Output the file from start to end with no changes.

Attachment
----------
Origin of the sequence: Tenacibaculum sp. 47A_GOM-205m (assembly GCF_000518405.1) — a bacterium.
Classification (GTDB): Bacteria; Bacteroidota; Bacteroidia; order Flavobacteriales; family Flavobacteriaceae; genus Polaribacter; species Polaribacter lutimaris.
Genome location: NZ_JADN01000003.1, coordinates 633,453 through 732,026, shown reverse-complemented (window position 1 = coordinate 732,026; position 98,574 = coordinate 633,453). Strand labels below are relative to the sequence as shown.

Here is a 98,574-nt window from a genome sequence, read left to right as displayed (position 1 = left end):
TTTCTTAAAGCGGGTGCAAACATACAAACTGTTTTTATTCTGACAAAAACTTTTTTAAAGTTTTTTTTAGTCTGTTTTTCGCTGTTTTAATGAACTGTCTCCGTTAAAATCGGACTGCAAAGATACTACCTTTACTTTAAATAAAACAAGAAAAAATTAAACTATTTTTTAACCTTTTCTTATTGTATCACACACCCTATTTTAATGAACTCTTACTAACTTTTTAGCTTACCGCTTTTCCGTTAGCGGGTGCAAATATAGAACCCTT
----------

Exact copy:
Origin of the sequence: Tenacibaculum sp. 47A_GOM-205m (assembly GCF_000518405.1) — a bacterium.
Classification (GTDB): Bacteria; Bacteroidota; Bacteroidia; order Flavobacteriales; family Flavobacteriaceae; genus Polaribacter; species Polaribacter lutimaris.
Genome location: NZ_JADN01000003.1, coordinates 633,453 through 732,026, shown reverse-complemented (window position 1 = coordinate 732,026; position 98,574 = coordinate 633,453). Strand labels below are relative to the sequence as shown.

Here is a 98,574-nt window from a genome sequence, read left to right as displayed (position 1 = left end):
TTTCTTAAAGCGGGTGCAAACATACAAACTGTTTTTATTCTGACAAAAACTTTTTTAAAGTTTTTTTTAGTCTGTTTTTCGCTGTTTTAATGAACTGTCTCCGTTAAAATCGGACTGCAAAGATACTACCTTTACTTTAAATAAAACAAGAAAAAATTAAACTATTTTTTAACCTTTTCTTATTGTATCACACACCCTATTTTAATGAACTCTTACTAACTTTTTAGCTTACCGCTTTTCCGTTAGCGGGTGCAAATATAGAACCCTT